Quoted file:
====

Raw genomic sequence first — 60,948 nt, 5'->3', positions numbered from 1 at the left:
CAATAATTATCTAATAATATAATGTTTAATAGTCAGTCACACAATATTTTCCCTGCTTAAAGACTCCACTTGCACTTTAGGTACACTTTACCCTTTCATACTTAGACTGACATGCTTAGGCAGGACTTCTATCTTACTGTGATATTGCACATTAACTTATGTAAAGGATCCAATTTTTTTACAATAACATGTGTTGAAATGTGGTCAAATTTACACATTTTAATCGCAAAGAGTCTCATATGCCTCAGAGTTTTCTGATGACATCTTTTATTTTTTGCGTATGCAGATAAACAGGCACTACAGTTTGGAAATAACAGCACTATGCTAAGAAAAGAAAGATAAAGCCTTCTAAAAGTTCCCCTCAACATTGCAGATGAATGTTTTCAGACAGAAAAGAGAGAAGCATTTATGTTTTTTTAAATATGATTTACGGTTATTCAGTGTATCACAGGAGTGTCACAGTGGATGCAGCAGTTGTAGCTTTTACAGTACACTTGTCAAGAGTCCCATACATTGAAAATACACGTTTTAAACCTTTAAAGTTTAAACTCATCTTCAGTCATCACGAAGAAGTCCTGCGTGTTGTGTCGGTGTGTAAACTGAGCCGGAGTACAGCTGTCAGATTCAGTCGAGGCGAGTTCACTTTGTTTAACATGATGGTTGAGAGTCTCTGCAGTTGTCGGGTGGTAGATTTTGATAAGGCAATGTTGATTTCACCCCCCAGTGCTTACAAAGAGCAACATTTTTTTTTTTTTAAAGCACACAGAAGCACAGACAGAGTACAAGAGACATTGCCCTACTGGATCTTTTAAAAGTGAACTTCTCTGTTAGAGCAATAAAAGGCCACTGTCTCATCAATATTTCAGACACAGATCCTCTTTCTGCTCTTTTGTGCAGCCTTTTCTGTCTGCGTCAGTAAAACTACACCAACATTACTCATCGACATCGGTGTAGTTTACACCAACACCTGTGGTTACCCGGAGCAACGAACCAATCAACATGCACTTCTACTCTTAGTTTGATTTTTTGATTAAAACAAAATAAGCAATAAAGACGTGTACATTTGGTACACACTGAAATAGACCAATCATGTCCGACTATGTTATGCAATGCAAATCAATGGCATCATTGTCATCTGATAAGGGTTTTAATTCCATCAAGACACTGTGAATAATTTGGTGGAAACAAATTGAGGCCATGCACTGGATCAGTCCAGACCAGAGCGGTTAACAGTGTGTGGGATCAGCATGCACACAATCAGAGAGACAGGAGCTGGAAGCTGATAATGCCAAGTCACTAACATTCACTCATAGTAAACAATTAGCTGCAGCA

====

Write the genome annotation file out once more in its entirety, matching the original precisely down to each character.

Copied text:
Raw genomic sequence first — 60,948 nt, 5'->3', positions numbered from 1 at the left:
CAATAATTATCTAATAATATAATGTTTAATAGTCAGTCACACAATATTTTCCCTGCTTAAAGACTCCACTTGCACTTTAGGTACACTTTACCCTTTCATACTTAGACTGACATGCTTAGGCAGGACTTCTATCTTACTGTGATATTGCACATTAACTTATGTAAAGGATCCAATTTTTTTACAATAACATGTGTTGAAATGTGGTCAAATTTACACATTTTAATCGCAAAGAGTCTCATATGCCTCAGAGTTTTCTGATGACATCTTTTATTTTTTGCGTATGCAGATAAACAGGCACTACAGTTTGGAAATAACAGCACTATGCTAAGAAAAGAAAGATAAAGCCTTCTAAAAGTTCCCCTCAACATTGCAGATGAATGTTTTCAGACAGAAAAGAGAGAAGCATTTATGTTTTTTTAAATATGATTTACGGTTATTCAGTGTATCACAGGAGTGTCACAGTGGATGCAGCAGTTGTAGCTTTTACAGTACACTTGTCAAGAGTCCCATACATTGAAAATACACGTTTTAAACCTTTAAAGTTTAAACTCATCTTCAGTCATCACGAAGAAGTCCTGCGTGTTGTGTCGGTGTGTAAACTGAGCCGGAGTACAGCTGTCAGATTCAGTCGAGGCGAGTTCACTTTGTTTAACATGATGGTTGAGAGTCTCTGCAGTTGTCGGGTGGTAGATTTTGATAAGGCAATGTTGATTTCACCCCCCAGTGCTTACAAAGAGCAACATTTTTTTTTTTTTAAAGCACACAGAAGCACAGACAGAGTACAAGAGACATTGCCCTACTGGATCTTTTAAAAGTGAACTTCTCTGTTAGAGCAATAAAAGGCCACTGTCTCATCAATATTTCAGACACAGATCCTCTTTCTGCTCTTTTGTGCAGCCTTTTCTGTCTGCGTCAGTAAAACTACACCAACATTACTCATCGACATCGGTGTAGTTTACACCAACACCTGTGGTTACCCGGAGCAACGAACCAATCAACATGCACTTCTACTCTTAGTTTGATTTTTTGATTAAAACAAAATAAGCAATAAAGACGTGTACATTTGGTACACACTGAAATAGACCAATCATGTCCGACTATGTTATGCAATGCAAATCAATGGCATCATTGTCATCTGATAAGGGTTTTAATTCCATCAAGACACTGTGAATAATTTGGTGGAAACAAATTGAGGCCATGCACTGGATCAGTCCAGACCAGAGCGGTTAACAGTGTGTGGGATCAGCATGCACACAATCAGAGAGACAGGAGCTGGAAGCTGATAATGCCAAGTCACTAACATTCACTCATAGTAAACAATTAGCTGCAGCA